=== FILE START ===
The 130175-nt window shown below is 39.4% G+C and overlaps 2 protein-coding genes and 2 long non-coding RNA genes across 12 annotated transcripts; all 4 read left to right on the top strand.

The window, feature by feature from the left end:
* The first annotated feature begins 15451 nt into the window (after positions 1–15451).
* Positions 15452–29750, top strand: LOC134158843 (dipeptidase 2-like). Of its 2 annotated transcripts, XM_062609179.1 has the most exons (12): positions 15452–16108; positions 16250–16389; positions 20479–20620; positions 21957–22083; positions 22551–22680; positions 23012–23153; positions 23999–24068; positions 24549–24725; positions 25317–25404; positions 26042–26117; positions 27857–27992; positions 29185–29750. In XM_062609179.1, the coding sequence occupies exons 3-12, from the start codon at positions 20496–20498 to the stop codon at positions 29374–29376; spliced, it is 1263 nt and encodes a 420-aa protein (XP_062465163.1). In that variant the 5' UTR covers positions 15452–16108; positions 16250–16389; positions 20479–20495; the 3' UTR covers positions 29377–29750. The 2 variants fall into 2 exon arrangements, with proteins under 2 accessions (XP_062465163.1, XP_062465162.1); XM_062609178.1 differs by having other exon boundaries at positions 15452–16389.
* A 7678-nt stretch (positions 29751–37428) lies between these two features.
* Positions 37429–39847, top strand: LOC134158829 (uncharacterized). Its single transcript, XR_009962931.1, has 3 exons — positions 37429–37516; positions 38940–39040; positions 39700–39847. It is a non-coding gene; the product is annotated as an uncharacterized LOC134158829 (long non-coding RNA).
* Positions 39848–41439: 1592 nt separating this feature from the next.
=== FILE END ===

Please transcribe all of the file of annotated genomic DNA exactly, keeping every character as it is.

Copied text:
The 130175-nt window shown below is 39.4% G+C and overlaps 2 protein-coding genes and 2 long non-coding RNA genes across 12 annotated transcripts; all 4 read left to right on the top strand.

The window, feature by feature from the left end:
* The first annotated feature begins 15451 nt into the window (after positions 1–15451).
* Positions 15452–29750, top strand: LOC134158843 (dipeptidase 2-like). Of its 2 annotated transcripts, XM_062609179.1 has the most exons (12): positions 15452–16108; positions 16250–16389; positions 20479–20620; positions 21957–22083; positions 22551–22680; positions 23012–23153; positions 23999–24068; positions 24549–24725; positions 25317–25404; positions 26042–26117; positions 27857–27992; positions 29185–29750. In XM_062609179.1, the coding sequence occupies exons 3-12, from the start codon at positions 20496–20498 to the stop codon at positions 29374–29376; spliced, it is 1263 nt and encodes a 420-aa protein (XP_062465163.1). In that variant the 5' UTR covers positions 15452–16108; positions 16250–16389; positions 20479–20495; the 3' UTR covers positions 29377–29750. The 2 variants fall into 2 exon arrangements, with proteins under 2 accessions (XP_062465163.1, XP_062465162.1); XM_062609178.1 differs by having other exon boundaries at positions 15452–16389.
* A 7678-nt stretch (positions 29751–37428) lies between these two features.
* Positions 37429–39847, top strand: LOC134158829 (uncharacterized). Its single transcript, XR_009962931.1, has 3 exons — positions 37429–37516; positions 38940–39040; positions 39700–39847. It is a non-coding gene; the product is annotated as an uncharacterized LOC134158829 (long non-coding RNA).
* Positions 39848–41439: 1592 nt separating this feature from the next.